Take a walk in my shoes.
My shoes are beat-to-shit HOKA Clifton 2s, and they are taking you down the steps of the Nostrand Avenue stop for the A and C trains in Bed-Stuy, Brooklyn. In my shoes you walk hurriedly, finding a spot to stand and wait, slightly concealed behind a supportive beam. My shoes are standing in a puddle of what might be piss, but you don’t care. They don’t care. It’s better than being seen.
Because atop my shoes, and around your legs, is a pair of slim-fitting, reasonably fashionable (in almost any other scenario) black jeans. What covers your torso is irrelevant. Because as you board the crowded train toward the Hoyt-Schermerhorn stop, earbuds blaring something you’re not even paying attention to, your eyes are glued down at what’s going on at the confluence of foot and leg.
Deep down, you know you’re just being practical. That you’re even being considerate by not bringing a bulky backpack with a change of running clothes on the subway. But you also know that nobody else knows this, and since you are in my shoes, you live life in a state of perpetual self-consciousness. The fact that when you get to your buddy’s place in Greenpoint, you’ll shake off your jeans to reveal a modestly-cut pair of running shorts, then head out the door for a perfectly reasonable jog, means nothing to you right now.
You survive the five or so minutes (you got lucky and at least caught the express train) until you transfer over to the G. Then you have a another 20 minute ride in a car full of teens who might—but almost definitely won’t—make fun of my shoes (which you’re wearing, remember), and by extension, you.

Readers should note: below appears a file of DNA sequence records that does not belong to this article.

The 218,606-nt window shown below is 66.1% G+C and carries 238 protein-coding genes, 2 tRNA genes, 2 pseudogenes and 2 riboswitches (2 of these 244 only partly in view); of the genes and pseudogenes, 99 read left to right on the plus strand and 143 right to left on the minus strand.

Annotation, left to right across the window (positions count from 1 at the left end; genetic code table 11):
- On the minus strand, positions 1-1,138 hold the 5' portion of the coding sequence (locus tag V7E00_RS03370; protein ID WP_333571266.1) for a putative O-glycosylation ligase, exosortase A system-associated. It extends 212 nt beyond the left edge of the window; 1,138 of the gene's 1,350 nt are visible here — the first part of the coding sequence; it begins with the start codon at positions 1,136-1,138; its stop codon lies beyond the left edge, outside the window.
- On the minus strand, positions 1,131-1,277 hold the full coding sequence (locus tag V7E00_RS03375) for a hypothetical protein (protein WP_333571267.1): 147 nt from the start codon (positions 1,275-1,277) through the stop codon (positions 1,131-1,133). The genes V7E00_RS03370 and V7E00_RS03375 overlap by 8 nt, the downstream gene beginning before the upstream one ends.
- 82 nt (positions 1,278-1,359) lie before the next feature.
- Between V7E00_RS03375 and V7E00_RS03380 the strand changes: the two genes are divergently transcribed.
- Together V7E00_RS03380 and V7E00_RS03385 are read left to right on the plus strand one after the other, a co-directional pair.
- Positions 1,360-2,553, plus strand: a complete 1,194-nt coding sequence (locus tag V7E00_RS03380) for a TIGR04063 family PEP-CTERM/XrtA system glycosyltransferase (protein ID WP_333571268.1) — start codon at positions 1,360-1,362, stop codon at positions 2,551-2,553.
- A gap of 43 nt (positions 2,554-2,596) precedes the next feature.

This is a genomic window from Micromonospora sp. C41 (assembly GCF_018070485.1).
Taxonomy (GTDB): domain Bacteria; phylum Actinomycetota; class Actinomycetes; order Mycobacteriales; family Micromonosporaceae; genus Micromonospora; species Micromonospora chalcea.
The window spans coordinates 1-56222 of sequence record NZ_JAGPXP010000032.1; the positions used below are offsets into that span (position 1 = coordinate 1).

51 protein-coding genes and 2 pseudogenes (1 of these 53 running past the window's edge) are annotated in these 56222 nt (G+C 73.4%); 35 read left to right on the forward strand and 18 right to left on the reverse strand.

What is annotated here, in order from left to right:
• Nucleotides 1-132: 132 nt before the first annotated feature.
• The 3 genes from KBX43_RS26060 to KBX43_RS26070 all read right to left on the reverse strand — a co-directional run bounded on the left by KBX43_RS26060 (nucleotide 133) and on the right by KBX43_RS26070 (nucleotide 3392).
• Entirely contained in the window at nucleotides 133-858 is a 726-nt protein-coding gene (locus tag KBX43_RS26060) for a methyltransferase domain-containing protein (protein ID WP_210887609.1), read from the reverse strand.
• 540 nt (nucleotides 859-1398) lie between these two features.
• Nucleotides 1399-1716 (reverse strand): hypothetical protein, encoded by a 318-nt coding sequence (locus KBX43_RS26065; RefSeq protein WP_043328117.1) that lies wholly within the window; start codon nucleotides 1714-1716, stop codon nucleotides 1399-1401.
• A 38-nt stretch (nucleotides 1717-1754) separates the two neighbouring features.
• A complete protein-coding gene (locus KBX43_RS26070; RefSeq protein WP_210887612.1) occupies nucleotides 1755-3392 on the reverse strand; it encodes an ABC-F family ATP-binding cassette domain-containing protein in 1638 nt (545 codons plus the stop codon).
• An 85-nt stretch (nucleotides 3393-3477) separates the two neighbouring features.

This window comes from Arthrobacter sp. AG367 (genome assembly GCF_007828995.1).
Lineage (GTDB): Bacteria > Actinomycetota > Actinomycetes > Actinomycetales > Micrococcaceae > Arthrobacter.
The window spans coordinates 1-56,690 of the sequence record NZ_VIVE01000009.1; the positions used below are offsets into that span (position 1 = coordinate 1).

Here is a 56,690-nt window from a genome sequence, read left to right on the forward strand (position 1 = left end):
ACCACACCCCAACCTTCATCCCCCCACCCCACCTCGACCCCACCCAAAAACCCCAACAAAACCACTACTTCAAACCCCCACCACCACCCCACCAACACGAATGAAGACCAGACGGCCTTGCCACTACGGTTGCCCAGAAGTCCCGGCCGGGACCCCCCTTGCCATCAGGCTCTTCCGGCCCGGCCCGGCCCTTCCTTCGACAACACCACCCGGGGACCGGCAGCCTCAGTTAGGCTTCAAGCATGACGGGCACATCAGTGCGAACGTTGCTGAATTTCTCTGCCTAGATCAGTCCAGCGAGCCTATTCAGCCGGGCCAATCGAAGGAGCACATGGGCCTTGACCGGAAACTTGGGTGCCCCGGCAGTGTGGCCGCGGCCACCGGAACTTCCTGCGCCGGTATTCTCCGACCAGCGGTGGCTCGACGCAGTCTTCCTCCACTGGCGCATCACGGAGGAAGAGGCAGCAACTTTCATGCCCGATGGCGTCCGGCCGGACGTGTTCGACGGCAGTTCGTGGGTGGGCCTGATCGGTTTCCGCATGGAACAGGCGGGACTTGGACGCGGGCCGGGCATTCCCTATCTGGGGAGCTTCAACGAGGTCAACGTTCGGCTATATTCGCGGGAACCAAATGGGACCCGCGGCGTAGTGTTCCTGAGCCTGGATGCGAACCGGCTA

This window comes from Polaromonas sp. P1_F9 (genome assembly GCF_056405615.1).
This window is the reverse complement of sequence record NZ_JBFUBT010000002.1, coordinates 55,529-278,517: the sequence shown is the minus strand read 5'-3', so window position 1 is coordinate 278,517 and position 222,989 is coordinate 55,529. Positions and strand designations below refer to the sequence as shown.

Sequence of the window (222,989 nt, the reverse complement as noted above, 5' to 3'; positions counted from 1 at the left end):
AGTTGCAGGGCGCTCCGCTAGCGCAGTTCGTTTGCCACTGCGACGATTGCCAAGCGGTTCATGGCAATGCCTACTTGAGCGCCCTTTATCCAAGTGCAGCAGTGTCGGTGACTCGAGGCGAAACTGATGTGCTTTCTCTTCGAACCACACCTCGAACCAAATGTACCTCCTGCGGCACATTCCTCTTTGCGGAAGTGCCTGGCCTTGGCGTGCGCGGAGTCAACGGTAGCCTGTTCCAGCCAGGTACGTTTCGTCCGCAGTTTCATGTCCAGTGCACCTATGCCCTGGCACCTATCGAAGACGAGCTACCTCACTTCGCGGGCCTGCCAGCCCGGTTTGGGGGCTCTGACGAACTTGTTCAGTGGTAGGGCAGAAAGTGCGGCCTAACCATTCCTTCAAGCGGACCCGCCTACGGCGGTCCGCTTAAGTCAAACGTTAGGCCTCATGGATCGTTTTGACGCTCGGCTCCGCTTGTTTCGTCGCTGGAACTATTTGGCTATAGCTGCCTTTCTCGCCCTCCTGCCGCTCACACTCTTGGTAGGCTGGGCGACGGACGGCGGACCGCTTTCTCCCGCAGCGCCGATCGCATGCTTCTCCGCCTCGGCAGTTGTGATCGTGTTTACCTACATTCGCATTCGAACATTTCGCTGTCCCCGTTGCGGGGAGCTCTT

Are you a bit of a narcissist in assuming that your not-that-weird-especially-in-this-city look is worthy of being mocked by the cruel masses? Absolutely. But your feelings are no less valid for your character flaw. And need I remind you, you are wearing extremely tattered and filthy, jogging shoes, ample in cushioning, along with the jeans you wore to work (at that point still paired with Vans or something cooler)?
You get off at the Manhattan Avenue stop having avoided any run-ins with hecklers, and walk up the steps to street level. My shoes feel good on your feet as you walk in them, so good in fact, that they hasten their pace. You’re jogging now. You don’t have far to go to your pal’s apartment. So you pick it up even more, in full flight in your be-jeaned splendor. And you cease to care.
Maybe the precious minutes saved by social-commute-jogging will enable you and your buddy to catch the last bit of happy hour or secure a half-priced burrito after your run. Or maybe it’s less tangible than that. Maybe for a moment you are free. Just a grown ass man running in jeans in a neighborhood where presentation matters. That’s liberating.
And while my shoes know (and probably hope) that you won’t be wearing them every time you leave the house. They’re ready to be taken for a spin when you’re ready to lean into your inner-schlub and favor function over form for a change.